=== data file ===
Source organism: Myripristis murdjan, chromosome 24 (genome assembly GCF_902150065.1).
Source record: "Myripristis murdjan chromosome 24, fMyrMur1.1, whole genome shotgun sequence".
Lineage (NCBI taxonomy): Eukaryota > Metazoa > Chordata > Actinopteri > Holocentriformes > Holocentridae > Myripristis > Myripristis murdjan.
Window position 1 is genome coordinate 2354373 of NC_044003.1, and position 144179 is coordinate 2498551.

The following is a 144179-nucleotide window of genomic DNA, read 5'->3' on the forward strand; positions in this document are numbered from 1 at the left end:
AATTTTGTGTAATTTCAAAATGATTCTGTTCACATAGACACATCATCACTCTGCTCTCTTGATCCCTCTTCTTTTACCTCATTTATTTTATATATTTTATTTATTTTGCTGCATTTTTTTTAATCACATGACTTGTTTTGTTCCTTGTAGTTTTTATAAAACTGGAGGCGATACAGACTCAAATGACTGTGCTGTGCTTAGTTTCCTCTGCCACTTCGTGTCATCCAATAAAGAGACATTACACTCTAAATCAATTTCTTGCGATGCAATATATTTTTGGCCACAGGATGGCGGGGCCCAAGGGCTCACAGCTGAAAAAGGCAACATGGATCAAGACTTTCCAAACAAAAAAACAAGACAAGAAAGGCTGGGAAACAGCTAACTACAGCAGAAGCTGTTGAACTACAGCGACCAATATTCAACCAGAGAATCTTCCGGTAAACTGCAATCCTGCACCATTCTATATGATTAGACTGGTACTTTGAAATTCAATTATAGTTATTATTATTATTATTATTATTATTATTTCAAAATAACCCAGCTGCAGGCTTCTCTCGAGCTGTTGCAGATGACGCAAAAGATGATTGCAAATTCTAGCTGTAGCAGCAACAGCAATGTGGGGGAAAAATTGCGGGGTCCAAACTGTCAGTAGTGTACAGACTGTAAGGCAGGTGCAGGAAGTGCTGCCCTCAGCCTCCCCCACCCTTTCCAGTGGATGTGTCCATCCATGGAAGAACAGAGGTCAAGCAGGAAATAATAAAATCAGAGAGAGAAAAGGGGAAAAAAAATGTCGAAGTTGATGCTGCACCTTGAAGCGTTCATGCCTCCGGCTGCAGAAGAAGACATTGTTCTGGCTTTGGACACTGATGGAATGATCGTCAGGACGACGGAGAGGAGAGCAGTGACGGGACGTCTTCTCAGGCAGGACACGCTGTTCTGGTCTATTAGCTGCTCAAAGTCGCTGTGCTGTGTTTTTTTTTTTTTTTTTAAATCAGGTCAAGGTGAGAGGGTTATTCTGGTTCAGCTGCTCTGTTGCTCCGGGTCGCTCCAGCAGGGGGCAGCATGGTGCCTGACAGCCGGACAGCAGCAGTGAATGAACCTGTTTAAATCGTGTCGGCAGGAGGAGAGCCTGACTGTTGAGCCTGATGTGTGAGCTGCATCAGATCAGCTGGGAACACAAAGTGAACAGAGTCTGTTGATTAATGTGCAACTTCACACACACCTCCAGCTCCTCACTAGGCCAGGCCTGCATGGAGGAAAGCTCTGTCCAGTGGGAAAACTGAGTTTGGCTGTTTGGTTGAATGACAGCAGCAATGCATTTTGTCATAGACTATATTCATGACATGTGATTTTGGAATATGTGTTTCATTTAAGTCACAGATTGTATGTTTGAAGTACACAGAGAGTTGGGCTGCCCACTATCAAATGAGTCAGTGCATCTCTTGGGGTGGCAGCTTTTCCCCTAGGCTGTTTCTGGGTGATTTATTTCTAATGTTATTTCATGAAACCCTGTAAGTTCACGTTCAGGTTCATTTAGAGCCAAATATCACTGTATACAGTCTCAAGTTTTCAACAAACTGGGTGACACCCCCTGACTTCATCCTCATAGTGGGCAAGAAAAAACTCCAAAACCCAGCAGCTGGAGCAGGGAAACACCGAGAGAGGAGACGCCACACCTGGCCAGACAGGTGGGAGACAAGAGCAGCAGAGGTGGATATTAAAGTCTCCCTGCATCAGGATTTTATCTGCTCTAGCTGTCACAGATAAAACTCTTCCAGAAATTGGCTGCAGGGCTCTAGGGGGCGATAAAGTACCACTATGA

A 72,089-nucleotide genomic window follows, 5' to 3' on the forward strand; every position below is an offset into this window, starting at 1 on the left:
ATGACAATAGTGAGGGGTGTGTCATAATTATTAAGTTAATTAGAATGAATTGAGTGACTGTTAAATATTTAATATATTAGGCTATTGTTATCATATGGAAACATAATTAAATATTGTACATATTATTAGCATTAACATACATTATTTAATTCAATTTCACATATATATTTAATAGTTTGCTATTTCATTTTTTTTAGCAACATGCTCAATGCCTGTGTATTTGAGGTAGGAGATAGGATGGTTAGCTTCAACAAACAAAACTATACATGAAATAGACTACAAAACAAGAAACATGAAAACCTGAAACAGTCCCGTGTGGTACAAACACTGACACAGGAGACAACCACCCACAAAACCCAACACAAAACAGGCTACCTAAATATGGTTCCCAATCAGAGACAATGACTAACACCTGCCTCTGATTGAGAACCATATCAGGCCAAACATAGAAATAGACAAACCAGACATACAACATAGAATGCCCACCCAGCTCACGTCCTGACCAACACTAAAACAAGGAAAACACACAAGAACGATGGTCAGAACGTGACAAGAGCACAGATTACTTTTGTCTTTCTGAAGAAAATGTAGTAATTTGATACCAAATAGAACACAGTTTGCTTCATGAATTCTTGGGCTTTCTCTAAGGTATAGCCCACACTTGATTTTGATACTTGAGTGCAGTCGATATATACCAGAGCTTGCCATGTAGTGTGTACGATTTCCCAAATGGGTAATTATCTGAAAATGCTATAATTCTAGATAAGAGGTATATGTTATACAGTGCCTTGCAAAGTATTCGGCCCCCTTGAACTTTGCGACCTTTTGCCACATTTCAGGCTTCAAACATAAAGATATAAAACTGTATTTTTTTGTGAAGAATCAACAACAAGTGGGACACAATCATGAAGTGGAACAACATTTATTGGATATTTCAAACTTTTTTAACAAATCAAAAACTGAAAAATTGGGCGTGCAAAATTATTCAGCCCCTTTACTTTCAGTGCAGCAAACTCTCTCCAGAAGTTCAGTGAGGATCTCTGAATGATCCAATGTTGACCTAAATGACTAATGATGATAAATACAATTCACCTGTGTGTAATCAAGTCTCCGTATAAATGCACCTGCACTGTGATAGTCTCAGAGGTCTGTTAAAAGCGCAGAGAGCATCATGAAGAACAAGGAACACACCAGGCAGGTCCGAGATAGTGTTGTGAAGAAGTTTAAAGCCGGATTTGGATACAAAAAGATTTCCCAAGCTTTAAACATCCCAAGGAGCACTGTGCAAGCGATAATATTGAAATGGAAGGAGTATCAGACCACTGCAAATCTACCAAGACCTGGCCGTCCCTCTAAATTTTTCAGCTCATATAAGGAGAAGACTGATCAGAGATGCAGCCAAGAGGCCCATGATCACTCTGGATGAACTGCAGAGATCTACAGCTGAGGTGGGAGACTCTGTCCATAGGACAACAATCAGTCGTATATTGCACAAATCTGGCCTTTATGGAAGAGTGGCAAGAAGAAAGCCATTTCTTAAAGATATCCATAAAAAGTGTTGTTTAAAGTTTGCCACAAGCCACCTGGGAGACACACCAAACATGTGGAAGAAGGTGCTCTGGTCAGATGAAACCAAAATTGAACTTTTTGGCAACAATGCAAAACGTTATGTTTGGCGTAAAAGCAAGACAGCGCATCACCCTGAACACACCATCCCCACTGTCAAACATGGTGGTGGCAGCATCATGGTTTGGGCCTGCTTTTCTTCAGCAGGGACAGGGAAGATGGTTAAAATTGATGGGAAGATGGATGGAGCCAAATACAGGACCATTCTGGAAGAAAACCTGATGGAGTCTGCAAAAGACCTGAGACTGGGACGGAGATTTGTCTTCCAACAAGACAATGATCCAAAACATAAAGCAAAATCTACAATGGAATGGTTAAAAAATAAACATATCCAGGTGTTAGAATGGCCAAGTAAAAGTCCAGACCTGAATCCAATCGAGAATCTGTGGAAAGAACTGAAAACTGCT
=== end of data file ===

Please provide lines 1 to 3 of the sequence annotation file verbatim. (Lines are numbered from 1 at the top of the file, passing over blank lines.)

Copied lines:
Source organism: Myripristis murdjan, chromosome 24 (genome assembly GCF_902150065.1).
Source record: "Myripristis murdjan chromosome 24, fMyrMur1.1, whole genome shotgun sequence".
Lineage (NCBI taxonomy): Eukaryota > Metazoa > Chordata > Actinopteri > Holocentriformes > Holocentridae > Myripristis > Myripristis murdjan.